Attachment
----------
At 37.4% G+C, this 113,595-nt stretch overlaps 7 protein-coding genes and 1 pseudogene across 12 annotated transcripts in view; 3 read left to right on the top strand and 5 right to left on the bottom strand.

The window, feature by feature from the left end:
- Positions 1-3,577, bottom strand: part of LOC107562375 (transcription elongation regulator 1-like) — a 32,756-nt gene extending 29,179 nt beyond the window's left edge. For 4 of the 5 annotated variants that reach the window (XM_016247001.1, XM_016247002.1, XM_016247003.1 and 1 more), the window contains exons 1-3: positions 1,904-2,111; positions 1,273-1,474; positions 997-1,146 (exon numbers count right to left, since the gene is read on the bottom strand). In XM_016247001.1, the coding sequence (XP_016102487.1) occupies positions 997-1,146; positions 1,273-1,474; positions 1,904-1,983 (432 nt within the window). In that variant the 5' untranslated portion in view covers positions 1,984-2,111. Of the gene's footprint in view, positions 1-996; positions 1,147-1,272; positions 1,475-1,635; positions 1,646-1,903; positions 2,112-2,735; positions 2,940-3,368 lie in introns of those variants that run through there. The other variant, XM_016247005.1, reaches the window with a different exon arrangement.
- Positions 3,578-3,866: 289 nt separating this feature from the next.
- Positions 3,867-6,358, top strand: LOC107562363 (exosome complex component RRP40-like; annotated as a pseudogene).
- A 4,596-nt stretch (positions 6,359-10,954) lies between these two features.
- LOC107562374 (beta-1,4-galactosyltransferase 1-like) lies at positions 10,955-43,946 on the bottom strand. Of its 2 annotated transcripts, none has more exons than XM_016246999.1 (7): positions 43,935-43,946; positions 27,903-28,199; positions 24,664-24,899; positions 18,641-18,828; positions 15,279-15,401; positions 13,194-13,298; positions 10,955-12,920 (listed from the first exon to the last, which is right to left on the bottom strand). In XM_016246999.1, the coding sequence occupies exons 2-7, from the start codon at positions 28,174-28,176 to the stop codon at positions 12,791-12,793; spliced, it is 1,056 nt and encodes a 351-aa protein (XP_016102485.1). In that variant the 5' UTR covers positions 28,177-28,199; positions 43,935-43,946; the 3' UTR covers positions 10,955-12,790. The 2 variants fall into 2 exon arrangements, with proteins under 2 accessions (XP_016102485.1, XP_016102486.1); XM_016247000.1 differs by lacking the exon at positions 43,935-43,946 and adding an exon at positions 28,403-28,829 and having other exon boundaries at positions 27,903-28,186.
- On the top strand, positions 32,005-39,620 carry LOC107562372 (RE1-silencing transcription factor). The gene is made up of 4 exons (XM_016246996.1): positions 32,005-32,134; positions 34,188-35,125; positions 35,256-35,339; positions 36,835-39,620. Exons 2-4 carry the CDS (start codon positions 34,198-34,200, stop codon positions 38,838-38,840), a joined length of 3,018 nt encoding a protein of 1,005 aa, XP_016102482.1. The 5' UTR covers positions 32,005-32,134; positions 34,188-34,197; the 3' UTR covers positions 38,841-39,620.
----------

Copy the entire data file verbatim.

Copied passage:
At 37.4% G+C, this 113,595-nt stretch overlaps 7 protein-coding genes and 1 pseudogene across 12 annotated transcripts in view; 3 read left to right on the top strand and 5 right to left on the bottom strand.

The window, feature by feature from the left end:
- Positions 1-3,577, bottom strand: part of LOC107562375 (transcription elongation regulator 1-like) — a 32,756-nt gene extending 29,179 nt beyond the window's left edge. For 4 of the 5 annotated variants that reach the window (XM_016247001.1, XM_016247002.1, XM_016247003.1 and 1 more), the window contains exons 1-3: positions 1,904-2,111; positions 1,273-1,474; positions 997-1,146 (exon numbers count right to left, since the gene is read on the bottom strand). In XM_016247001.1, the coding sequence (XP_016102487.1) occupies positions 997-1,146; positions 1,273-1,474; positions 1,904-1,983 (432 nt within the window). In that variant the 5' untranslated portion in view covers positions 1,984-2,111. Of the gene's footprint in view, positions 1-996; positions 1,147-1,272; positions 1,475-1,635; positions 1,646-1,903; positions 2,112-2,735; positions 2,940-3,368 lie in introns of those variants that run through there. The other variant, XM_016247005.1, reaches the window with a different exon arrangement.
- Positions 3,578-3,866: 289 nt separating this feature from the next.
- Positions 3,867-6,358, top strand: LOC107562363 (exosome complex component RRP40-like; annotated as a pseudogene).
- A 4,596-nt stretch (positions 6,359-10,954) lies between these two features.
- LOC107562374 (beta-1,4-galactosyltransferase 1-like) lies at positions 10,955-43,946 on the bottom strand. Of its 2 annotated transcripts, none has more exons than XM_016246999.1 (7): positions 43,935-43,946; positions 27,903-28,199; positions 24,664-24,899; positions 18,641-18,828; positions 15,279-15,401; positions 13,194-13,298; positions 10,955-12,920 (listed from the first exon to the last, which is right to left on the bottom strand). In XM_016246999.1, the coding sequence occupies exons 2-7, from the start codon at positions 28,174-28,176 to the stop codon at positions 12,791-12,793; spliced, it is 1,056 nt and encodes a 351-aa protein (XP_016102485.1). In that variant the 5' UTR covers positions 28,177-28,199; positions 43,935-43,946; the 3' UTR covers positions 10,955-12,790. The 2 variants fall into 2 exon arrangements, with proteins under 2 accessions (XP_016102485.1, XP_016102486.1); XM_016247000.1 differs by lacking the exon at positions 43,935-43,946 and adding an exon at positions 28,403-28,829 and having other exon boundaries at positions 27,903-28,186.
- On the top strand, positions 32,005-39,620 carry LOC107562372 (RE1-silencing transcription factor). The gene is made up of 4 exons (XM_016246996.1): positions 32,005-32,134; positions 34,188-35,125; positions 35,256-35,339; positions 36,835-39,620. Exons 2-4 carry the CDS (start codon positions 34,198-34,200, stop codon positions 38,838-38,840), a joined length of 3,018 nt encoding a protein of 1,005 aa, XP_016102482.1. The 5' UTR covers positions 32,005-32,134; positions 34,188-34,197; the 3' UTR covers positions 38,841-39,620.